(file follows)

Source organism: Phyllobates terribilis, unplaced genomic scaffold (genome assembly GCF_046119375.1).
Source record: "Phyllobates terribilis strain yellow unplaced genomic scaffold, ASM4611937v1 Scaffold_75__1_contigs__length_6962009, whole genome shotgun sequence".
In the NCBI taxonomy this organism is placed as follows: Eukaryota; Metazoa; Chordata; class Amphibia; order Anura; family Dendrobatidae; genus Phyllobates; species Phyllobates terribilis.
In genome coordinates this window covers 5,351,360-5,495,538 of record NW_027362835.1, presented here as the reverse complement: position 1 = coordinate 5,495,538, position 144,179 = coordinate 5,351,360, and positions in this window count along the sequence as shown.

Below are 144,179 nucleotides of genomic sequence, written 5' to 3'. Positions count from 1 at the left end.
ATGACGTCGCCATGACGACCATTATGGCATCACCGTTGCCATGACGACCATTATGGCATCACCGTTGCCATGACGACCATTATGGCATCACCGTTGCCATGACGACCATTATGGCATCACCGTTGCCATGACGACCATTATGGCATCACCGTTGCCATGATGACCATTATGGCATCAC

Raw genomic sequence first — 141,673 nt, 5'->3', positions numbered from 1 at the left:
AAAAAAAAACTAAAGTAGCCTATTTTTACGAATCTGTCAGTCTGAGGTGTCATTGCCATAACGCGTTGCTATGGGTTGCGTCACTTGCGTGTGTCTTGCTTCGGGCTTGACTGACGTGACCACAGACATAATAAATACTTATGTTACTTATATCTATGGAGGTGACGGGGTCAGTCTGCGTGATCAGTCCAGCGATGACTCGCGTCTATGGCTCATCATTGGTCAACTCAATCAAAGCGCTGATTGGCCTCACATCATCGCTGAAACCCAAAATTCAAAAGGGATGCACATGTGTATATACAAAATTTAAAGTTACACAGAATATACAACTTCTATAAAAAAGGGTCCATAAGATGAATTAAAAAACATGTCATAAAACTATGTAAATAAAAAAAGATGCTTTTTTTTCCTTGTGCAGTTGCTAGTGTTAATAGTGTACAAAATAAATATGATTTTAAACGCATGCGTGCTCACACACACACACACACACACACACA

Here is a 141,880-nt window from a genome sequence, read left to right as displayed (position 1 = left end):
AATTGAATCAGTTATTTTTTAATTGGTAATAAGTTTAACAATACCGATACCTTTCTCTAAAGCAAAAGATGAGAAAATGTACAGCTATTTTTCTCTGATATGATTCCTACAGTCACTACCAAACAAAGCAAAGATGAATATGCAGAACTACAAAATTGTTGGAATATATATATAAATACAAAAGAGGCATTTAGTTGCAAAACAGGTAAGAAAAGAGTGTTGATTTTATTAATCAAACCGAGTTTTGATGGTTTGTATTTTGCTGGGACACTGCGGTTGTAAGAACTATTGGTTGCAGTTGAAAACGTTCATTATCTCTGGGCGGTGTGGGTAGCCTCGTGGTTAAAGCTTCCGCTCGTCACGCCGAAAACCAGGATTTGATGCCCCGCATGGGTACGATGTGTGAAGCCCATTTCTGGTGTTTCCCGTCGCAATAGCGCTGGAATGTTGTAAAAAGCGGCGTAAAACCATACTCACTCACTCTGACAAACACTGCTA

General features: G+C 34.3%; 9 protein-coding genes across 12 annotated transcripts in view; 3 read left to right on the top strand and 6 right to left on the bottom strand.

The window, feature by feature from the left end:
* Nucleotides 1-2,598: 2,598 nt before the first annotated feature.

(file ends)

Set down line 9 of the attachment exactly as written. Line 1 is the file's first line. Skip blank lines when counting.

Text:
Here is a 141,880-nt window from a genome sequence, read left to right as displayed (position 1 = left end):